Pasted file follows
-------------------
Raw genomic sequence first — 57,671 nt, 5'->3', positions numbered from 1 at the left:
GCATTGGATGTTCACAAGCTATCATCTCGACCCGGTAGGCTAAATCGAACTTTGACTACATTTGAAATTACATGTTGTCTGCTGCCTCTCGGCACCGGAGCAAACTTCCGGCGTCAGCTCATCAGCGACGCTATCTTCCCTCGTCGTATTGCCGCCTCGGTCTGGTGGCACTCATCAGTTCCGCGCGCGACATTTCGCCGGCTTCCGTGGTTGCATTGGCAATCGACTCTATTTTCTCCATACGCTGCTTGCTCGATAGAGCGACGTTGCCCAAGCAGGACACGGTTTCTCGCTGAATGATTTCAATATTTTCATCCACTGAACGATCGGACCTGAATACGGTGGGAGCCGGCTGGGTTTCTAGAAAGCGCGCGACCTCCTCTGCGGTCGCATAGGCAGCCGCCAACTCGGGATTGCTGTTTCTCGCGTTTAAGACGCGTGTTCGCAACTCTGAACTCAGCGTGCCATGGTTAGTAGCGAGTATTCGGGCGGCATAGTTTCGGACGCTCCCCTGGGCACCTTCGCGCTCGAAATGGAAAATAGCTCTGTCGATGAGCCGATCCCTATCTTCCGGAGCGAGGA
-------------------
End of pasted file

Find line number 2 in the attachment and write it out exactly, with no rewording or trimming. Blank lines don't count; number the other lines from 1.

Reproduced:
GCATTGGATGTTCACAAGCTATCATCTCGACCCGGTAGGCTAAATCGAACTTTGACTACATTTGAAATTACATGTTGTCTGCTGCCTCTCGGCACCGGAGCAAACTTCCGGCGTCAGCTCATCAGCGACGCTATCTTCCCTCGTCGTATTGCCGCCTCGGTCTGGTGGCACTCATCAGTTCCGCGCGCGACATTTCGCCGGCTTCCGTGGTTGCATTGGCAATCGACTCTATTTTCTCCATACGCTGCTTGCTCGATAGAGCGACGTTGCCCAAGCAGGACACGGTTTCTCGCTGAATGATTTCAATATTTTCATCCACTGAACGATCGGACCTGAATACGGTGGGAGCCGGCTGGGTTTCTAGAAAGCGCGCGACCTCCTCTGCGGTCGCATAGGCAGCCGCCAACTCGGGATTGCTGTTTCTCGCGTTTAAGACGCGTGTTCGCAACTCTGAACTCAGCGTGCCATGGTTAGTAGCGAGTATTCGGGCGGCATAGTTTCGGACGCTCCCCTGGGCACCTTCGCGCTCGAAATGGAAAATAGCTCTGTCGATGAGCCGATCCCTATCTTCCGGAGCGAGGA